More details have surfaced and a second arrest has been made after an incident at a recent Black Lives Matter rally in Troy, which resulted in the arrest of a Fort Drum soldier for allegedly carrying a ghost gun.
The soldier, Noah Latham, 22, was charged with second-degree criminal possession of a weapon on June 7, following a rally that same day.
The Rensselaer County District Attorney’s Office alleges Mr. Latham had been carrying a ghost gun on his waistband, which is a firearm that is often sent to buyers partially assembled for the buyer to acquire the parts to finish building it. It is alleged Mr. Latham’s gun had no serial number, and he reportedly did not have a pistol permit license. Mr. Latham was later arraigned and released with a monitoring device to the supervision of probation on Fort Drum.
According to a news release from the district attorney’s office issued Tuesday, Mr. Latham was part of a group of seven other men at the rally, all dressed in military-style body armor and wearing bullet-proof vests. Some were carrying loaded firearms and two-way radios. Others carried batons. The group was apprehended by Troy police as it approached their vehicles at the rally. A search of the group’s vehicles recovered a cache of loaded firearms and ammunition. A gas mask, fireworks and a tactical manual tying the group to the New England Minutemen militia was also found in one of the vehicles.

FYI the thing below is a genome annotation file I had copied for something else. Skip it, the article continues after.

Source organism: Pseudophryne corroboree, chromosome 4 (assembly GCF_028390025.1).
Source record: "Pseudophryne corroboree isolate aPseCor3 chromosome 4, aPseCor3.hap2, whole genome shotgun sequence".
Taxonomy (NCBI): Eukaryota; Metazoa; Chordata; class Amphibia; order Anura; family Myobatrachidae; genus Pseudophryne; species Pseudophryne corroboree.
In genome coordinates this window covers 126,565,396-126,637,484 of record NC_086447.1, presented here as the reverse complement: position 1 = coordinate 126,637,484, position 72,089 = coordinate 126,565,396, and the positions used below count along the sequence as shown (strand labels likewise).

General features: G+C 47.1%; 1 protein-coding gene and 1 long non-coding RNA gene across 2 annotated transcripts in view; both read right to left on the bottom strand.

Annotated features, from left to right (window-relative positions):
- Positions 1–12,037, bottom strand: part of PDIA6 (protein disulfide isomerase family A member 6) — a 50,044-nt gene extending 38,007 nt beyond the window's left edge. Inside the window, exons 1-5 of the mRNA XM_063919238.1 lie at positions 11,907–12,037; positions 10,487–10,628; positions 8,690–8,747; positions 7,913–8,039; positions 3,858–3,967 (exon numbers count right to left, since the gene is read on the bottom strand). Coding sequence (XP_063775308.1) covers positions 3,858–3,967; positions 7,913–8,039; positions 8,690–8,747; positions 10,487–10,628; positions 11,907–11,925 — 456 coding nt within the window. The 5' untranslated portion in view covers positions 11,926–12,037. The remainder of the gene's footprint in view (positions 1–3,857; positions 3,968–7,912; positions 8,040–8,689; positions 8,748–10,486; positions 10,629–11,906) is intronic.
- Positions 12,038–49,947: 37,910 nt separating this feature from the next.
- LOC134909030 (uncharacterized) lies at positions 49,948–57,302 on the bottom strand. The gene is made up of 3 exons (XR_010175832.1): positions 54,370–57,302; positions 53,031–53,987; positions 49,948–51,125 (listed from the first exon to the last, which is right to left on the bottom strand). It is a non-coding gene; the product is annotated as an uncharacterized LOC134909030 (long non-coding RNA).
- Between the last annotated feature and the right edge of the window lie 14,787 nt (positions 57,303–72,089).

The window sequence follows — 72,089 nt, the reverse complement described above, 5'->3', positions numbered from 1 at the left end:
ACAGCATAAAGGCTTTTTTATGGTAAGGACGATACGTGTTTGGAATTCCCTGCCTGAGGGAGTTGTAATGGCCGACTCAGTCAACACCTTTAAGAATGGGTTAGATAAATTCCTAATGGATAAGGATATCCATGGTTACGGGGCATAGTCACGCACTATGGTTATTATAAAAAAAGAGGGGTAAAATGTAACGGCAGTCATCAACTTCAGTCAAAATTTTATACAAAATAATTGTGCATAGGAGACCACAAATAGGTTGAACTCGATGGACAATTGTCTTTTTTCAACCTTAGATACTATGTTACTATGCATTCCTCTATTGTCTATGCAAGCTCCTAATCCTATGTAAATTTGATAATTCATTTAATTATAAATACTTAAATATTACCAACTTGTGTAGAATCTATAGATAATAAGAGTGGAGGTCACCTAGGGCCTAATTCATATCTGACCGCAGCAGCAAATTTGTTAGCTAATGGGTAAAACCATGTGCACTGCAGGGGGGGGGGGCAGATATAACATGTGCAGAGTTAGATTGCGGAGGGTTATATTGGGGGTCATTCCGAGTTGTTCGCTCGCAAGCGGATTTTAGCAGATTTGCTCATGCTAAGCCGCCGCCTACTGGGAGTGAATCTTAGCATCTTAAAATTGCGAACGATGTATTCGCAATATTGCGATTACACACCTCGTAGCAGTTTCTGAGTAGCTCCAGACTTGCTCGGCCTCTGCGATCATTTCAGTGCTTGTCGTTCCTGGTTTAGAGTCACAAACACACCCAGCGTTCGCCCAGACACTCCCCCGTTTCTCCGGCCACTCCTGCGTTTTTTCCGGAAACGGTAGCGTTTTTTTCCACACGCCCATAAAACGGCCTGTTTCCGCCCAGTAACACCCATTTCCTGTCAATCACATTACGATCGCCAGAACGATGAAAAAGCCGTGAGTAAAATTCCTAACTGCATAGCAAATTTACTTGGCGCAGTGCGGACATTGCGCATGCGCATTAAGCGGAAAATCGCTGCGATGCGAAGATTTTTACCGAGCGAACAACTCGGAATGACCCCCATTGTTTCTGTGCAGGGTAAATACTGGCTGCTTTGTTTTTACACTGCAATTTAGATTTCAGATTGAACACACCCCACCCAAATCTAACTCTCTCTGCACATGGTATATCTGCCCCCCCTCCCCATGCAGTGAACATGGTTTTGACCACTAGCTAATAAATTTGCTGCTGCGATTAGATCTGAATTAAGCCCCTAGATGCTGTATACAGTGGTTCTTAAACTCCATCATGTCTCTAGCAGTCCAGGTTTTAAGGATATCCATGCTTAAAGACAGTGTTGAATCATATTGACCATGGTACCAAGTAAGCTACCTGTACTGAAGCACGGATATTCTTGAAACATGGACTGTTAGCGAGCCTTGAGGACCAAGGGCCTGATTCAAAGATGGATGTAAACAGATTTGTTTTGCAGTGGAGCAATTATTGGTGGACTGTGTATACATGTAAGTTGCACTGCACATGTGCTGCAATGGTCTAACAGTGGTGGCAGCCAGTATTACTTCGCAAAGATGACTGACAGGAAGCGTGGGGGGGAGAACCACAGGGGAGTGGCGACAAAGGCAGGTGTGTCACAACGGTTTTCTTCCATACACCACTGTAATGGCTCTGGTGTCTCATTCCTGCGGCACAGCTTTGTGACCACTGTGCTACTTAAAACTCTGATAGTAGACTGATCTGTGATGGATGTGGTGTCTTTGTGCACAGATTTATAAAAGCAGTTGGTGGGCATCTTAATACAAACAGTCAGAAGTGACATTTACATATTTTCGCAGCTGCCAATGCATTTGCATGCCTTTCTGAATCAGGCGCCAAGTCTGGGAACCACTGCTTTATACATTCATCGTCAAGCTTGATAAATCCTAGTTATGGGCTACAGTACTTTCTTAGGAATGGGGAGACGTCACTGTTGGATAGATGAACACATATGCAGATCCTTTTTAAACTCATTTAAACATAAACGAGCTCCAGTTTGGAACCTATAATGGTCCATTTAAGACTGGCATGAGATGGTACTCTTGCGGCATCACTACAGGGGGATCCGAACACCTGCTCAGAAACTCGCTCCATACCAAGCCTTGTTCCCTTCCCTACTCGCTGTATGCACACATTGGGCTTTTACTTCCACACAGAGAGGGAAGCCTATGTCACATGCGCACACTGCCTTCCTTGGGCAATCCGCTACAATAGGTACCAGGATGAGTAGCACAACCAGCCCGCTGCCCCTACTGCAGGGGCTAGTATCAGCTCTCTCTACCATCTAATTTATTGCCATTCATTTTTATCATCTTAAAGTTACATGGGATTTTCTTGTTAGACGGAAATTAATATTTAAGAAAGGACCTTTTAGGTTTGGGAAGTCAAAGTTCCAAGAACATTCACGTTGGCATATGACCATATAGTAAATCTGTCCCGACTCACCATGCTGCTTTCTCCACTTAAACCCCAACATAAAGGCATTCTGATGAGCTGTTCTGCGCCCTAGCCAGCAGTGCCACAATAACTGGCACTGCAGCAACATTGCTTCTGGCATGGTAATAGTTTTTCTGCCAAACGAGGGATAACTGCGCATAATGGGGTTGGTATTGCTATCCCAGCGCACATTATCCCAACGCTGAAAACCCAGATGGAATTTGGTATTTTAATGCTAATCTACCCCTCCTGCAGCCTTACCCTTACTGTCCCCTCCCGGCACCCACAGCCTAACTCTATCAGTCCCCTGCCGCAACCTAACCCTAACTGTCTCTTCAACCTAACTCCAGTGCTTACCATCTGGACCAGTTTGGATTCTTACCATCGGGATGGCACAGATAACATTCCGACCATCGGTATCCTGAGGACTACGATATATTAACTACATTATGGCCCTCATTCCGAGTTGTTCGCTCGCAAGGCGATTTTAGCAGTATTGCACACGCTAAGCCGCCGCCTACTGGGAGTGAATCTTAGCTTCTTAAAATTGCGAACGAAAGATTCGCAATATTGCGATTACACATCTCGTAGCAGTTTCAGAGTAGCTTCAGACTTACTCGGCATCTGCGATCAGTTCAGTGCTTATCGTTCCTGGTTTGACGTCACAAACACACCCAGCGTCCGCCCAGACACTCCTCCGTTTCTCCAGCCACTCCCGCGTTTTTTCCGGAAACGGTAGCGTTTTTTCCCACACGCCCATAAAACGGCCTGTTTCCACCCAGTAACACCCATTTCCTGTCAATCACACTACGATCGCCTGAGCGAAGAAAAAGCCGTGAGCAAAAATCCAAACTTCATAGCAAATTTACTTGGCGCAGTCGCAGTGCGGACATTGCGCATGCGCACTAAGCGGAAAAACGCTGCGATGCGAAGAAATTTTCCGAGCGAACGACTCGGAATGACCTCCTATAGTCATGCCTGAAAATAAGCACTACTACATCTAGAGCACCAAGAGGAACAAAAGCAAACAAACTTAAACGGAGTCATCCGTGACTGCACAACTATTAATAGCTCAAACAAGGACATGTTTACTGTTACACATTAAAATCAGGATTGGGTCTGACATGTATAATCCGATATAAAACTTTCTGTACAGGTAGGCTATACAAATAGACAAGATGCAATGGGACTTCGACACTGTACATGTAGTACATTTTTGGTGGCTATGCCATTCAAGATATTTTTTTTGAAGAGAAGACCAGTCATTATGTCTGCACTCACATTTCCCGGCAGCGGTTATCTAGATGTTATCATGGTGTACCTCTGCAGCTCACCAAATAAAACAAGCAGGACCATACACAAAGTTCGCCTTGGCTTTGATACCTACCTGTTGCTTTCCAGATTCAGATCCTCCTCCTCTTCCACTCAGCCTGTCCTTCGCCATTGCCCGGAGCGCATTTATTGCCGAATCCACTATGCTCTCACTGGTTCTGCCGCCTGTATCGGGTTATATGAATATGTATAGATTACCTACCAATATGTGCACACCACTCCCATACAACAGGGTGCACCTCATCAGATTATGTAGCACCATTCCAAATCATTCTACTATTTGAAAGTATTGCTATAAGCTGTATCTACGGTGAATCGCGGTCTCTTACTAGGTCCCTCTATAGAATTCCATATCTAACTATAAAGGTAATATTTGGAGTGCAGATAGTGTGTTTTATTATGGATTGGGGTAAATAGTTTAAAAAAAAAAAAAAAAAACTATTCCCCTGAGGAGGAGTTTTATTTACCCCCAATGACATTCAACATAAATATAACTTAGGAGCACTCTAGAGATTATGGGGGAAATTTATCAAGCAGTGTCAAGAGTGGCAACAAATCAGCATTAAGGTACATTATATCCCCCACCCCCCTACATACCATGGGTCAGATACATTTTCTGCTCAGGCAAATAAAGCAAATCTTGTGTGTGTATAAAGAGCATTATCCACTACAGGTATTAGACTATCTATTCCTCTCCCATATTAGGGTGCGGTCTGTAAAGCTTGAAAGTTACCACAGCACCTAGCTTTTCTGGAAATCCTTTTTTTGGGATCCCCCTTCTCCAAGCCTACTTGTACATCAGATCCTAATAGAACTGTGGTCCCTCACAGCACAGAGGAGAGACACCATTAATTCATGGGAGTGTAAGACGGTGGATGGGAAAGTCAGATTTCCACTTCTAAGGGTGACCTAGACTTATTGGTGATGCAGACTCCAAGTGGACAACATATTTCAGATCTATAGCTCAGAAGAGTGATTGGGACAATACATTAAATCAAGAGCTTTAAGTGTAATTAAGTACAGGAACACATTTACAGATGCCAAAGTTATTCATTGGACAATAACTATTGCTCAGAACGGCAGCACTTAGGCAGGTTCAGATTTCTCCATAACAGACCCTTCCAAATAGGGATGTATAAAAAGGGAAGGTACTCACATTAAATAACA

The rally was peaceful, according to the district attorney’s office, and it was unclear what the group had intended to do.
The release also announced a second arrest has been made of a man in the group, 34-year-old Nathaniel Shepard of Averill Park. Mr. Shepard was charged with two counts of second-degree criminal possession of a weapon, a class C violent felony; 16 counts of third-degree criminal possession of a weapon, a class D violent felony; and one count of fourth-degree criminal possession of a weapon, a class A misdemeanor. Shepard surrendered himself to the Troy Police Department for processing, was arraigned in Troy City Court where he pled not guilty and was released to the supervision of probation.
“Our community and our law enforcement officers worked very hard to maintain a peaceful environment at Troy’s rally,” District Attorney Mary Pat Donnelly said. “The decision of these individuals to attend the rally with loaded firearms, protective gear, fireworks and two-way radios leaves open questions as to their intentions. While we continue to actively investigate this situation, we may never know what could have happened if not for the swift intervention of the Troy Police Department. ”
The investigation is ongoing, and Chief Assistant District Attorney Matthew B. Hauf is handling the prosecution.